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Almost Alive

at Traverse Theatre

* * * * *

Sabine Molenaar returns to Manipulate with an epic performance

Image of Almost Alive

Sabine Molenaar is a dancer, performer, photographer and choreographer and in 2012 she founded the performance company Sandman. Tonight she returns to Manipulate at the Traverse Theatre to present her new solo show Almost Alive. Sabine has performed at the festival in the past with That’s It and Touch Me and is back to entertain the audience with more physical and visual theatre. If you view the front cover of the Manipulate programme or one of the posters that advertise the festival, you will be presented with a still image from Almost Alive. It is a striking photograph, but it doesn’t even begin to capture the brilliance, inventiveness and mastery of the performance.

Almost Alive presents a lonely character going through a treacherous struggle. Sabine moves and contorts her body in ways that seem impossible. Her limbs create expressive and harrowing shapes and she uses her body to form vivid and dark images that express the deep and dark psychology of this character. During the show Sabine Molenaar constructs a claustrophobic and bleak world where reality and location become obscure and chaotic. The set is as an abstract presentation, where black plastic sheets hang as a backdrop and glisten in the subtle stage lights. This adds to the claustrophobia and disorientation and at times suggests a secluded, damp and dark cave and at others moments conjures a vast mountainous landscape. When these plastic sheets begin to move the imagery is intense, pulsating and effervescent. It is a dazzling impression that accentuates the harrowing plight of the protagonist.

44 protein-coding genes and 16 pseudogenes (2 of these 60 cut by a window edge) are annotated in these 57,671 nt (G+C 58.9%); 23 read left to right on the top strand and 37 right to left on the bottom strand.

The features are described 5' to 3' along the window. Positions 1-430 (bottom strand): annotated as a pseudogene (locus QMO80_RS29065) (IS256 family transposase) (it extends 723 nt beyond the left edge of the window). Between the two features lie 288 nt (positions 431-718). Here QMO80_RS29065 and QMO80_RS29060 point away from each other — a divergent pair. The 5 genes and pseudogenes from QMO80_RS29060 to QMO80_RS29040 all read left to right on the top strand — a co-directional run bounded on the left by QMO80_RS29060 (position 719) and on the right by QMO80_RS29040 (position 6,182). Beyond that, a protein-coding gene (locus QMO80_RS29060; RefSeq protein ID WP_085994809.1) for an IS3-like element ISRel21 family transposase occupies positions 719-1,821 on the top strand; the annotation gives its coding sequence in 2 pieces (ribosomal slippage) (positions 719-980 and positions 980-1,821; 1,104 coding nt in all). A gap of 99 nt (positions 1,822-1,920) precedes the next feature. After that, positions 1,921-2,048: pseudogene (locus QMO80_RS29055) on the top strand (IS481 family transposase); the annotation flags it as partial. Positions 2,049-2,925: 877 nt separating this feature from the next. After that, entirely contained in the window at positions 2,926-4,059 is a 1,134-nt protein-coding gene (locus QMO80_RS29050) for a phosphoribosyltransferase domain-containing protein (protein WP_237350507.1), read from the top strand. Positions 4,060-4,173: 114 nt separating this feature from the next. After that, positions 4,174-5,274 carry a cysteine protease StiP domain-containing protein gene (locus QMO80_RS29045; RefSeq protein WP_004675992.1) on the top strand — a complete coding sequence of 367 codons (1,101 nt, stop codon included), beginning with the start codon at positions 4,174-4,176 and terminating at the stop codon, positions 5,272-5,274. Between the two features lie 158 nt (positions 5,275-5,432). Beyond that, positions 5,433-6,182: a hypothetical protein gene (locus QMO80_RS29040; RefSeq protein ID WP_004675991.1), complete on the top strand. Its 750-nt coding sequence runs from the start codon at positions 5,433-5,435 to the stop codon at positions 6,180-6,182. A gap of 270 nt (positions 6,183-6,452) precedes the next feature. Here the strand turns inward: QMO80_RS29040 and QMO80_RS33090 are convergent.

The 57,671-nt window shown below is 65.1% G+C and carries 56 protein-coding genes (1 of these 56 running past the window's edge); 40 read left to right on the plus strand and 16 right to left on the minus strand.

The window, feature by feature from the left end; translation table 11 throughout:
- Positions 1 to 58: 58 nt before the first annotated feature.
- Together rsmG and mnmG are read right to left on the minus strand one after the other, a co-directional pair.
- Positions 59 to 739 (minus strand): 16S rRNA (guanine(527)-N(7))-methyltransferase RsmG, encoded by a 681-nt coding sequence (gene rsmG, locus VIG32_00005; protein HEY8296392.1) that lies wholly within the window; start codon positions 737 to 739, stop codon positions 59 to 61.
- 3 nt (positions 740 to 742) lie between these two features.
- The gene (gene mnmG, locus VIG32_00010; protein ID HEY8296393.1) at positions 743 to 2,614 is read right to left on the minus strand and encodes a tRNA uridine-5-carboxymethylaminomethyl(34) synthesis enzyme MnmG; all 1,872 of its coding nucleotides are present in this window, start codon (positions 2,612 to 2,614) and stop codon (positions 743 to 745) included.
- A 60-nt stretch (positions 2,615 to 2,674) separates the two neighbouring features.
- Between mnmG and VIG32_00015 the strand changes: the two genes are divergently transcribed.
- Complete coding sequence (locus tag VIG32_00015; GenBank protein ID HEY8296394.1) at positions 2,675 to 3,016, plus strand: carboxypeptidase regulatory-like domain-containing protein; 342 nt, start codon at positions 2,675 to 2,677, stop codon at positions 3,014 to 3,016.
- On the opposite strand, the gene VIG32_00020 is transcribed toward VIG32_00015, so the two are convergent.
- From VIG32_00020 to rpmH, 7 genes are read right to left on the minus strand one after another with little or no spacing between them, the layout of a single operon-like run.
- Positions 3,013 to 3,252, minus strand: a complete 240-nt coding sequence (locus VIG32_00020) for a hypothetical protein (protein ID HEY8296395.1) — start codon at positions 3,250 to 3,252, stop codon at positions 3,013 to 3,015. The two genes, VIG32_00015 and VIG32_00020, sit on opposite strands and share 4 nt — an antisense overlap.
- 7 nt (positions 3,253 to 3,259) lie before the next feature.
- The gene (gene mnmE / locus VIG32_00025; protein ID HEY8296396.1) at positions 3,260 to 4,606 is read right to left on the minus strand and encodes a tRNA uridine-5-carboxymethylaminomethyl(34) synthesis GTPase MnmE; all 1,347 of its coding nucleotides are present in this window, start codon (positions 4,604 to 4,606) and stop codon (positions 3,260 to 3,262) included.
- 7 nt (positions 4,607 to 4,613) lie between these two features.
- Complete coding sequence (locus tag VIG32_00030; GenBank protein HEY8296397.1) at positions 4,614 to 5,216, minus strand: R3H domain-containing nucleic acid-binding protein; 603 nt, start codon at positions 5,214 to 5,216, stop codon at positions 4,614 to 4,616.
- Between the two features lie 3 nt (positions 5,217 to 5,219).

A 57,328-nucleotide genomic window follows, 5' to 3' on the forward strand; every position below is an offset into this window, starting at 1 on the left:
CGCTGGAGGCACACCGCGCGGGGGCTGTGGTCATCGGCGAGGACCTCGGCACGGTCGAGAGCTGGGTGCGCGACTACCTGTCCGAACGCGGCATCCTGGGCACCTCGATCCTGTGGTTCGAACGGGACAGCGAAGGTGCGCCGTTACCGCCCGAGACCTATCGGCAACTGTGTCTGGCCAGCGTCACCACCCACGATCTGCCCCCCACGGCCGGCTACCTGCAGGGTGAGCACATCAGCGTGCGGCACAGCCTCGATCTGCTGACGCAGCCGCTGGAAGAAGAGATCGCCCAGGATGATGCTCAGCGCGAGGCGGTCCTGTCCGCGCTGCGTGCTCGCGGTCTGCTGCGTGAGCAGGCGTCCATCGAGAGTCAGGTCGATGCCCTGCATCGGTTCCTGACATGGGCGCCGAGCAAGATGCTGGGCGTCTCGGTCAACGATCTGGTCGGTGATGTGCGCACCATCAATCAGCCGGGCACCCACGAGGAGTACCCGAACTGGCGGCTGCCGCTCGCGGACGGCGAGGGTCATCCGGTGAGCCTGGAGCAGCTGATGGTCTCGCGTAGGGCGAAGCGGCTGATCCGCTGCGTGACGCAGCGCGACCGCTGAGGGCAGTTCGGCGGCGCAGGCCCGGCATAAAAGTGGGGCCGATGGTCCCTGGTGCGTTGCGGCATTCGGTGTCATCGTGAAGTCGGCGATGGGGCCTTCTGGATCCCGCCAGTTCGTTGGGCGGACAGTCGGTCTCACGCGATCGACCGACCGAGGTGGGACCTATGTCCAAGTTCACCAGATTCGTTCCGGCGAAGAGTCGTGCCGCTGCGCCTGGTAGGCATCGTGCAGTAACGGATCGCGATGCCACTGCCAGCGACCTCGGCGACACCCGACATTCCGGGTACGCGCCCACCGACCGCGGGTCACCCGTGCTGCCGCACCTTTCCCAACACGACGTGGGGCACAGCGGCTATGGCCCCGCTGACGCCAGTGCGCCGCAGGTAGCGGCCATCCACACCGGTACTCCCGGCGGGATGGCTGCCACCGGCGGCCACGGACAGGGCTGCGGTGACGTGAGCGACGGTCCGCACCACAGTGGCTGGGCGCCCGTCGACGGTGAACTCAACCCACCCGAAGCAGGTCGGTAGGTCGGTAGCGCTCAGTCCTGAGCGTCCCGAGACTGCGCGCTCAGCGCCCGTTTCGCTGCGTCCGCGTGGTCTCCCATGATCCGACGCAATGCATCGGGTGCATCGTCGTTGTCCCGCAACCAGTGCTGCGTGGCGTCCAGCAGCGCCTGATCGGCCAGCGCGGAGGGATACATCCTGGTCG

Almost Alive is truly a multimedia performance with video projections and sound design that emphasise the themes and heightening the tension. This gripping unease reaches a peak when water is introduced to the scenery. The character appears to be reborn and struggles to navigate through the situation. Sabine slips and slides around the stage and the struggle becomes an expressive and dramatic skirmish with the suffocating and oppressive scenery. It is a powerful, epic and breathe-taking performance from a vital and dynamic performer.

Manipulate continues at the Traverse Theatre until Saturday 3 February, where more visual and physical theatre will be on offer from national and international performers and artists.

/ @stevenfraserart


Steven is Spoken Word Editor for The Wee Review and also reviews theatre and movies. He studied animation and computer arts at university and currently freelances in illustration. He currently lives in Glasgow.

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